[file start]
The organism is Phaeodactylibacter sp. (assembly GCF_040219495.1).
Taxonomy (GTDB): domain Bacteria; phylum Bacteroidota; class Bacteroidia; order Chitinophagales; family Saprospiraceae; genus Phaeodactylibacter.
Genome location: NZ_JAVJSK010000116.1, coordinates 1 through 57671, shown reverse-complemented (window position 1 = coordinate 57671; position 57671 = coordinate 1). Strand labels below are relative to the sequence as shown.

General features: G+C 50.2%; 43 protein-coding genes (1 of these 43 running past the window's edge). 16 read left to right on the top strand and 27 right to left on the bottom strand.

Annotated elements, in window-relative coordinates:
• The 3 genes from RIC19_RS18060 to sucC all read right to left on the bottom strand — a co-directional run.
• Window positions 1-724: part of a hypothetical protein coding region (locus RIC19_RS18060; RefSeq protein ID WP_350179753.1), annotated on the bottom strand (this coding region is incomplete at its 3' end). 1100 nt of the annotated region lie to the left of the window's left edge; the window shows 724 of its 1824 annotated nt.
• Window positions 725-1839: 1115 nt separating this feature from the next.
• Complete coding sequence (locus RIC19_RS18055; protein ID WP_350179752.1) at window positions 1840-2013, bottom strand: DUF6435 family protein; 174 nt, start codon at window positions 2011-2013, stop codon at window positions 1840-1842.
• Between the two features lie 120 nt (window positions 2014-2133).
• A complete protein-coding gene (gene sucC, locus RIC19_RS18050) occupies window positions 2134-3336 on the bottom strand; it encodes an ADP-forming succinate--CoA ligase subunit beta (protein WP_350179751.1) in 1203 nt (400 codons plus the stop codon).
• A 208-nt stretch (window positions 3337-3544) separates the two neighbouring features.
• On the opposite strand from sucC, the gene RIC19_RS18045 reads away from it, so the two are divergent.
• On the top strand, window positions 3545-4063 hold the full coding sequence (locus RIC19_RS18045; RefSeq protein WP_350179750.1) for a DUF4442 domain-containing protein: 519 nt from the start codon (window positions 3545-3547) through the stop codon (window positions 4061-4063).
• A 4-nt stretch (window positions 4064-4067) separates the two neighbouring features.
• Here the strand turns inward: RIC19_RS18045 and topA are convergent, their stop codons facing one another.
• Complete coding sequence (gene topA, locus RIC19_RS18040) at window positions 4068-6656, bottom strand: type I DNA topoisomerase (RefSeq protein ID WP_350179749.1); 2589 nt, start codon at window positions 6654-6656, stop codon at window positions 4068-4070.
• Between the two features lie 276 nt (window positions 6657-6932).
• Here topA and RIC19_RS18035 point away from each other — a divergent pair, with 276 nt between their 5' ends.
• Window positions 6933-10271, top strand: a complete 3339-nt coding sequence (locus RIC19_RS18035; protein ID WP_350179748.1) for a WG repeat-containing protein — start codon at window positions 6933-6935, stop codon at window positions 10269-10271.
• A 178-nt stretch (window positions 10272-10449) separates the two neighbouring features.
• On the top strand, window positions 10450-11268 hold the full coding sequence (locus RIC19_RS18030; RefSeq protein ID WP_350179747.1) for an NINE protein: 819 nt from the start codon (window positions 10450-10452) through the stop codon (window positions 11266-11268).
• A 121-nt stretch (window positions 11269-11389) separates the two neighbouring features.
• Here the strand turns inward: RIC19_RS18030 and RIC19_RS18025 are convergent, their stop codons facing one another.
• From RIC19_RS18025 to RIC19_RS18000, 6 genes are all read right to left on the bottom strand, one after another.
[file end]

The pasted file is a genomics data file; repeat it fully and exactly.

The organism is Phaeodactylibacter sp. (assembly GCF_040219495.1).
Taxonomy (GTDB): domain Bacteria; phylum Bacteroidota; class Bacteroidia; order Chitinophagales; family Saprospiraceae; genus Phaeodactylibacter.
Genome location: NZ_JAVJSK010000116.1, coordinates 1 through 57671, shown reverse-complemented (window position 1 = coordinate 57671; position 57671 = coordinate 1). Strand labels below are relative to the sequence as shown.

General features: G+C 50.2%; 43 protein-coding genes (1 of these 43 running past the window's edge). 16 read left to right on the top strand and 27 right to left on the bottom strand.

Annotated elements, in window-relative coordinates:
• The 3 genes from RIC19_RS18060 to sucC all read right to left on the bottom strand — a co-directional run.
• Window positions 1-724: part of a hypothetical protein coding region (locus RIC19_RS18060; RefSeq protein ID WP_350179753.1), annotated on the bottom strand (this coding region is incomplete at its 3' end). 1100 nt of the annotated region lie to the left of the window's left edge; the window shows 724 of its 1824 annotated nt.
• Window positions 725-1839: 1115 nt separating this feature from the next.
• Complete coding sequence (locus RIC19_RS18055; protein ID WP_350179752.1) at window positions 1840-2013, bottom strand: DUF6435 family protein; 174 nt, start codon at window positions 2011-2013, stop codon at window positions 1840-1842.
• Between the two features lie 120 nt (window positions 2014-2133).
• A complete protein-coding gene (gene sucC, locus RIC19_RS18050) occupies window positions 2134-3336 on the bottom strand; it encodes an ADP-forming succinate--CoA ligase subunit beta (protein WP_350179751.1) in 1203 nt (400 codons plus the stop codon).
• A 208-nt stretch (window positions 3337-3544) separates the two neighbouring features.
• On the opposite strand from sucC, the gene RIC19_RS18045 reads away from it, so the two are divergent.
• On the top strand, window positions 3545-4063 hold the full coding sequence (locus RIC19_RS18045; RefSeq protein WP_350179750.1) for a DUF4442 domain-containing protein: 519 nt from the start codon (window positions 3545-3547) through the stop codon (window positions 4061-4063).
• A 4-nt stretch (window positions 4064-4067) separates the two neighbouring features.
• Here the strand turns inward: RIC19_RS18045 and topA are convergent, their stop codons facing one another.
• Complete coding sequence (gene topA, locus RIC19_RS18040) at window positions 4068-6656, bottom strand: type I DNA topoisomerase (RefSeq protein ID WP_350179749.1); 2589 nt, start codon at window positions 6654-6656, stop codon at window positions 4068-4070.
• Between the two features lie 276 nt (window positions 6657-6932).
• Here topA and RIC19_RS18035 point away from each other — a divergent pair, with 276 nt between their 5' ends.
• Window positions 6933-10271, top strand: a complete 3339-nt coding sequence (locus RIC19_RS18035; protein ID WP_350179748.1) for a WG repeat-containing protein — start codon at window positions 6933-6935, stop codon at window positions 10269-10271.
• A 178-nt stretch (window positions 10272-10449) separates the two neighbouring features.
• On the top strand, window positions 10450-11268 hold the full coding sequence (locus RIC19_RS18030; RefSeq protein ID WP_350179747.1) for an NINE protein: 819 nt from the start codon (window positions 10450-10452) through the stop codon (window positions 11266-11268).
• A 121-nt stretch (window positions 11269-11389) separates the two neighbouring features.
• Here the strand turns inward: RIC19_RS18030 and RIC19_RS18025 are convergent, their stop codons facing one another.
• From RIC19_RS18025 to RIC19_RS18000, 6 genes are all read right to left on the bottom strand, one after another.